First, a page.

This New AI-Powered App Allows Users To ‘Chat’ With Biblical Figures Like Jesus And Satan

Published August 15, 2023
Updated August 16, 2023

Using ChatGPT, app developer Stéphane Peter created "Text With Jesus" to encourage conversation about faith — but it's also sparking its share of controversy.

Since the artificial intelligence program ChatGPT was launched in November 2022, users have employed it for a myriad of tasks, from writing resumes to giving relationship advice. Now, an app-development company has trained ChatGPT in yet another skill: impersonating Jesus.

Text With Jesus

Catloaf SoftwareThe “Text With Jesus” app allows users to “chat” with a number of biblical figures.

Catloaf Software, a company based in Los Angeles, launched the app “Text With Jesus” in July. It is an expanded version of one of the developer’s previous programs, one that simply sent users a daily word of wisdom from Jesus with no ability for interaction.

“Instead of just getting a daily Bible verse,” said Catloaf Software’s CEO Stéphane Peter, “now you get a chance through this app to chat with Jesus or anybody else in the Bible.”

According to Religion News Service, Peter first started experimenting with artificial intelligence in February 2023 to create an app for “devoted Christians seeking a deeper connection with the Bible’s most iconic figures.”

Peter explained, “We stir the AI and tell it: You are Jesus, or you are Moses, or whoever, and knowing what you already have in your database, you respond to the questions based on their characters.”

In addition to Jesus, users can chat with figures like Mary, Joseph, Adam and Eve, and the apostles. While the basic app is free, a monthly subscription fee of $2.99 unlocks additional characters like Mary Magdalene — and even Satan, who signs all his messages with a devil emoji.

Though Peter notes that he didn’t seek the advice of any theological scholars in creating the app, he did train the AI to “try to stick to the biblical tradition as hard as possible.” The app pulls from all publicly available versions of the Bible, including the King James Version, the New International Version, and the New American Standard Bible.

Peter did run the beta version of the program by church leaders, who observed that the bots sometimes forgot to cite the Bible verses they used and that Jesus had an “uptight tone.” However, Peter claimed the final version received “pretty good feedback.”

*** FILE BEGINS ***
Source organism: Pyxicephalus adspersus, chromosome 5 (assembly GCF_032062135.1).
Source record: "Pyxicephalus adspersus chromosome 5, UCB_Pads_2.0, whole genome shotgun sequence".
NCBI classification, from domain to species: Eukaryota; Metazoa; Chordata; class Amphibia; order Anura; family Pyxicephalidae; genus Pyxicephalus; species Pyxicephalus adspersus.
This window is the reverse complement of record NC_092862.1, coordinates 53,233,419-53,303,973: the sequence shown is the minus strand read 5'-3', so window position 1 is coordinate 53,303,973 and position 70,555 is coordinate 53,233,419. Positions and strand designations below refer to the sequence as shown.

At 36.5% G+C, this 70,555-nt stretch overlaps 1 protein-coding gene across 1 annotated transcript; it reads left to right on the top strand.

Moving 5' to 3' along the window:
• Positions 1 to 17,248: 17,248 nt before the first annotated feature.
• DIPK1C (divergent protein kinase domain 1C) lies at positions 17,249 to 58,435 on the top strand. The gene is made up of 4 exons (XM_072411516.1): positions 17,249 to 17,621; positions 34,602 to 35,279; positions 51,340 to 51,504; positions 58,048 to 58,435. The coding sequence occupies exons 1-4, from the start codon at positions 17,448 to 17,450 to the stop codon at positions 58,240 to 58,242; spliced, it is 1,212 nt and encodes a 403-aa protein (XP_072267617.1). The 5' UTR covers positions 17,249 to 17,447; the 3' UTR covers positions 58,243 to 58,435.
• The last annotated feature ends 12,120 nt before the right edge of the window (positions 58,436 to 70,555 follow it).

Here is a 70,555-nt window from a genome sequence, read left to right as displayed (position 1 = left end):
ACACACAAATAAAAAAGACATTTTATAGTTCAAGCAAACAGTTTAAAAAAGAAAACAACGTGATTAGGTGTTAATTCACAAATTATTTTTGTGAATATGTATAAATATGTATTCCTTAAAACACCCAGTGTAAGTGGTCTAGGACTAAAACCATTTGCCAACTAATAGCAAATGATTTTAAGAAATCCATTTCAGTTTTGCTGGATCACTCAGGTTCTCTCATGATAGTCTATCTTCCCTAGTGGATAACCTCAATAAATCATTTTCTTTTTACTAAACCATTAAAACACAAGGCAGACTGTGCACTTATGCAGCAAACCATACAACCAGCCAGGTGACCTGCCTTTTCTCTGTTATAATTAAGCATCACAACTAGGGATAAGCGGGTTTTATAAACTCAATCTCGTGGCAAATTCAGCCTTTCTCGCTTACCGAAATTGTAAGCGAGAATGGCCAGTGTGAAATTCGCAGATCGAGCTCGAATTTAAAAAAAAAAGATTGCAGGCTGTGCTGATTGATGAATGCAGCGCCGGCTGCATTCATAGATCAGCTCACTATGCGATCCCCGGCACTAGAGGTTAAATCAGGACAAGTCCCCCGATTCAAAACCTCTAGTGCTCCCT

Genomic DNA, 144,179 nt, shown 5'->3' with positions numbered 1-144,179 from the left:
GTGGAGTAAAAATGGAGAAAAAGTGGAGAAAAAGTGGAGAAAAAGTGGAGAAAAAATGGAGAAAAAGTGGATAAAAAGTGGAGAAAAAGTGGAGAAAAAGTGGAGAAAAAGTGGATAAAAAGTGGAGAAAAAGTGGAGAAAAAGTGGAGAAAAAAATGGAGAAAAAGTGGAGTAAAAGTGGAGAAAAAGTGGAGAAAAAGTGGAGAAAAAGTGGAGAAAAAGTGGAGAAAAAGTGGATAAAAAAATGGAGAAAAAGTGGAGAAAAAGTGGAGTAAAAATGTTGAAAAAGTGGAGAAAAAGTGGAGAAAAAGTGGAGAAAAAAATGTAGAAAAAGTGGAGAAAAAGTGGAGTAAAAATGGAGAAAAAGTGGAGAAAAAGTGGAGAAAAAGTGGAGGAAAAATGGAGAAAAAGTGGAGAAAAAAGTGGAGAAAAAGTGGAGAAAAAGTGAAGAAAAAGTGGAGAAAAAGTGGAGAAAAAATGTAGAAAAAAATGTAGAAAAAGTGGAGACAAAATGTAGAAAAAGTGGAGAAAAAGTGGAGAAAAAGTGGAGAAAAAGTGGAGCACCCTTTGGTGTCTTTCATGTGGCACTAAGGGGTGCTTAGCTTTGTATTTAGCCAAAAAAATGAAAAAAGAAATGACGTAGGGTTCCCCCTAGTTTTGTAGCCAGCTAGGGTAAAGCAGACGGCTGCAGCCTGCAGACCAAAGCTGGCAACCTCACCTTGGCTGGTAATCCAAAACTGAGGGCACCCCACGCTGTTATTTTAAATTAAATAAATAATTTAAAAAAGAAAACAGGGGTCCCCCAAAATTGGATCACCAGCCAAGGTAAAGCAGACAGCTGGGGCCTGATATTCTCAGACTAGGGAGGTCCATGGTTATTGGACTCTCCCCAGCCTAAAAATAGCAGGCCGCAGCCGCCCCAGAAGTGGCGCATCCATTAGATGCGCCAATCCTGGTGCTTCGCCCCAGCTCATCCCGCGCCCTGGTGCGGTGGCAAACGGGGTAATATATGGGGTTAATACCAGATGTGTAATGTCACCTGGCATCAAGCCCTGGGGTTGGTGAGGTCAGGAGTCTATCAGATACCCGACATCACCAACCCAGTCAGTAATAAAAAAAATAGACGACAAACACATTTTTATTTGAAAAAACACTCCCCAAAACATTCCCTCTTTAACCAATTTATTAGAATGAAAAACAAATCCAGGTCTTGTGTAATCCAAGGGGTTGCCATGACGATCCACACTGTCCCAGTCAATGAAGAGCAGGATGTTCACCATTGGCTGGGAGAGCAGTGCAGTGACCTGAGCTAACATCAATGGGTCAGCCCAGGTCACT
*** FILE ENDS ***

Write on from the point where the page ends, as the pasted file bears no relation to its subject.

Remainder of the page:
“I updated it so it can speak more like a regular person and ensured it didn’t forget that it’s supposed to get stuff from the Bible,” the creator said. “It’s a constant trick to find the right balance.”

Chat With Jesus

Catloaf SoftwareThe app is set up to resemble iMessage, with users “texting” AI-powered characters like Jesus, Mary, and even Satan.

However, critics have taken to social media to decry the app as “blasphemy” and “heresy.” When it comes to controversial topics, AI Jesus seems to take an inclusive stance on matters. For instance, when Insider asked the bot about its thoughts on same-sex marriage, AI Jesus replied, “Ultimately, it is not for me to condemn or condone individuals based on their sexual orientation.”

Another user asking the same question was told that they should “prioritize love and respect for all people regardless of their sexual orientation or gender identity” in a message that ended with heart and rainbow emojis, per Religion News Service.

Others have noted that AI Satan isn’t particularly evil. The bot even told testers from Insider, “The pursuit of evil goes against the teachings of the Bible, which instruct us to seek righteousness and justice.”

Overall, user ratings of the program vary greatly. According to The Sun, one review in the Apple App Store reads: “I know I’m not actually texting Jesus or Mary or anyone like that but if I were, I think this would be how it would feel.”

Another review disagrees: “This is complete TRASH. Go read your Bible, people! Don’t waste your time on this garbage.”

However, as the program’s website notes, “The AI-powered app does not claim to provide actual divine insights or possess any form of divine consciousness, but simply uses its language model to generate responses based on a wide corpus of biblical and religious texts.”

Creators continue, “The purpose of the app is to stimulate reflection, deepen understanding of religious texts, and encourage meaningful conversations about faith.”


After reading about the app that allows users to chat with AI Jesus and other biblical figures, discover how scientists are using artificial intelligence to translate brain activity into words. Then, learn what Jesus really looked like.

author
Cara Johnson
author
A writer and editor based in Charleston, South Carolina and an assistant editor at All That's Interesting, Cara Johnson holds a B.A. in English and Creative Writing from Washington & Lee University and an M.A. in English from College of Charleston and has written for various publications in her six-year career.
editor
Matt Crabtree
editor
Matt Crabtree is an assistant editor at All That's Interesting. A writer and editor based in Salt Lake City, Utah, Matt has a Bachelor's degree in journalism from Utah State University and a passion for idiosyncratic news and stories that offer unique perspectives on the world, film, politics, and more.